US telcos now allowed to do business with Cuba. Borrón y cuenta neuva (A clean slate and a new start)
via Flickr © Andrew E. Larsen (CC BY-ND 2.0)
Well, that didn't take long. No sooner had US president Barack Obama announced that normal diplomatic relations are to be restored with Cuba after 53 years in the deep freeze than US telecoms equipment manufactures, vendors and operators began dusting off plans to do business with what, until only a couple of days ago had long been a pariah state and any US company (and executive)attempting to business with the regime was was liable to swingeing legal penalties.
On Thursday the White House announced, "Today, the United States is taking historic steps to chart a new course in our relations with Cuba and to further engage and empower the Cuban people."
A press statement added, "Telecommunications providers will be allowed to establish the necessary mechanisms, including infrastructure, in Cuba to provide commercial telecommunications and Internet services, which will improve telecommunications between the United States and Cuba."
However, although US operators can smell pesos wafting towards them on on the Caribbean breeze, so far only T-Mobile has publicly announced that it wants to do telecoms business in Cuba. AT&T, Verizon and others are keeping schtum - but no doubt they have big plans in the pipeline.
Cuba is the biggest island in the Caribbean and the country's telecoms system, such as it is, has been creaking and breaking down for fifty years and more. I was in Cuba at the height of what was called the "Special Economic Period" that was ushered in after the collapse of the Soviet Union. Before that the Russians had a big presence on the island and subsidised the Cuban population to the tune of $14,000 dollars per head per annum.
When that money dried up, Cuba was well and truly on its uppers. The US embargo bit deeper than ever, the economy was wrecked and so were half of the buildings in Havana. Most fixed line phones simply didn't work, mobile handsets were as rare as hen's teeth and as for broadband and access to the Internet, well, the ordinary Cuban could just forget all about that.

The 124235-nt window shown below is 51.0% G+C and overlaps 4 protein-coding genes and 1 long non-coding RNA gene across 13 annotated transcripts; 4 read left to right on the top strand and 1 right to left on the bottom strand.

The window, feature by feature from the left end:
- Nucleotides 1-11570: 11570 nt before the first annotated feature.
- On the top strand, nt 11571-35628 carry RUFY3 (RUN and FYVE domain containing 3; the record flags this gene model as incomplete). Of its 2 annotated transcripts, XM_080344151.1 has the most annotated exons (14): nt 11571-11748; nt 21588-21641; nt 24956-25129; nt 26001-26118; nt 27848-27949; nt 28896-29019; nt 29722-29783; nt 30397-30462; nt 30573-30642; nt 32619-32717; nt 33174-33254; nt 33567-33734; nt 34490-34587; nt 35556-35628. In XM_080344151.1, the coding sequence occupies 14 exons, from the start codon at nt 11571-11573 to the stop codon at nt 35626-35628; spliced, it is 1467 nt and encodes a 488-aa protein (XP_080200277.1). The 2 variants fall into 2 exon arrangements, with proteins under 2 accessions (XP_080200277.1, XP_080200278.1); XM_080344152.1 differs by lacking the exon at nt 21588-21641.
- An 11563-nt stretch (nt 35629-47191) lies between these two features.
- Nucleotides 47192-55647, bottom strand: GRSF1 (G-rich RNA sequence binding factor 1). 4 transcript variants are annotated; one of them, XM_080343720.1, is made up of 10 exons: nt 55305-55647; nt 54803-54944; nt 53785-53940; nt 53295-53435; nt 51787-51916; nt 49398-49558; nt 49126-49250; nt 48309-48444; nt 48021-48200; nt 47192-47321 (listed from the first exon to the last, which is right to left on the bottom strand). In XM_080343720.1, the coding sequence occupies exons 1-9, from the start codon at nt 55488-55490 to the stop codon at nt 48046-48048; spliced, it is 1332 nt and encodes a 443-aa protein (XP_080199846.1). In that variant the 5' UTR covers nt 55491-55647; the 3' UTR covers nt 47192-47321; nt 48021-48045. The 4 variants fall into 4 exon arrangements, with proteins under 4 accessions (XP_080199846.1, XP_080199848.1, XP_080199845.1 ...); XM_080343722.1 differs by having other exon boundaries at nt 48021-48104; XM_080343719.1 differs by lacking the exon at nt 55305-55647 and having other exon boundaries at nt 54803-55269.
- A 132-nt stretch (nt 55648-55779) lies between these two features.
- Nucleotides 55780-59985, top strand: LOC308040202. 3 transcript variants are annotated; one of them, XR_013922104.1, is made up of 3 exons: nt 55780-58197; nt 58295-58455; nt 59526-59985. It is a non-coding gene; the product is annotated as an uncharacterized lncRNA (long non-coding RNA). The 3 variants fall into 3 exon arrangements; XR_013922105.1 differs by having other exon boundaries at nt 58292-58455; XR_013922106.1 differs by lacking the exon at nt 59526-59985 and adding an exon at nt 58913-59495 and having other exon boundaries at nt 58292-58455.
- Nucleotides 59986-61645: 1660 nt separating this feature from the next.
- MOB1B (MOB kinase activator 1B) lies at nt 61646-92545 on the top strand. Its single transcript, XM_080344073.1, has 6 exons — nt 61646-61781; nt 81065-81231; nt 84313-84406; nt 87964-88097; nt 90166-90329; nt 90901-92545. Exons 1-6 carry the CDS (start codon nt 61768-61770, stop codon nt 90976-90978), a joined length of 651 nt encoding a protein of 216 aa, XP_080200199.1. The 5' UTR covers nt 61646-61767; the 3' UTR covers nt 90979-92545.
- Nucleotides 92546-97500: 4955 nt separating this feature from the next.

Even today a mere five per cent of favoured and influential Cubans have access to the open Internet. The latest figures from the National Statistics Office in Cuba are a bit behind the times to say the least of it - they relate to 2011! They show that, back then, 2.6 million Cubans had some sort of access to a state-controlled, heavily-censored and rigourously policed version of a sub-set of a small part of the World Wide Web.
Today, the country's population is 11.25 million and ordinary citizens sometimes have access to a national email system, an online encyclopaedia, approved educational material and resources, all local and some foreign academic papers and journals - and that's about it.
And even those privileged enough to have access to a computer and a connection pay through the nose for a very patchy service. Connectivity is a lottery for much of the time and system often falls over and lays dead for indeterminate periods. Hourly connection, when available can cost as much as 20 per cent of the minimum monthly wage. Almost all digital files are exchanged offline via USB sticks that are sold on the dollar black market.
Cuba desperately needs good, modern, efficient and inexpensive comms and although the US economic embargo remains in place for the moment, the monolith is cracked. Mr. Obama is using his executive power as President to permit infrastructure projects that will "promote civil society" in Cuba - and that means telecoms.
Included in the list of products and services that the US will will now make available to Cuba are "certain consumer communications devices, related software, applications, hardware, and services, and items for the establishment and update of communications-related systems."
So, things are loosening up on the diplomatic front but the Cuban government has the monopoly of telecoms services and infrastructure and party apparatchiks will no doubt want to hang on to that power for as long as possible. The ordinary Cuban will hope that things will improve fairly quickly but the system and the national bureaucracy is an ossified Byzantine nightmare that will take years to change and modernise.
When I was in Cuba I was given open access to bigwigs in the Communications Ministry and I saw for myself what they wed struggling with - antiquated systems, lack of direction, lack of money and crippling bureaucracy.
On a visit to Pinar Del Rio, Cuba's most westerly province and the place where the best tobacco is grown, I interviewed the local Chief of Police. He demonstrated the comms equipment he had available. It consisted of an ancient telex machine with a cactus in a pot on top of it, a fax machine with a macrame cover knitted by his daughter and venerable a rotary dial telephone. He then tried to make a voice call to his opposite number in another building. After 27 minutes waiting to get dial-tone he gave up (this was the head of police remember) and we had a glass of rum. Summed it up really.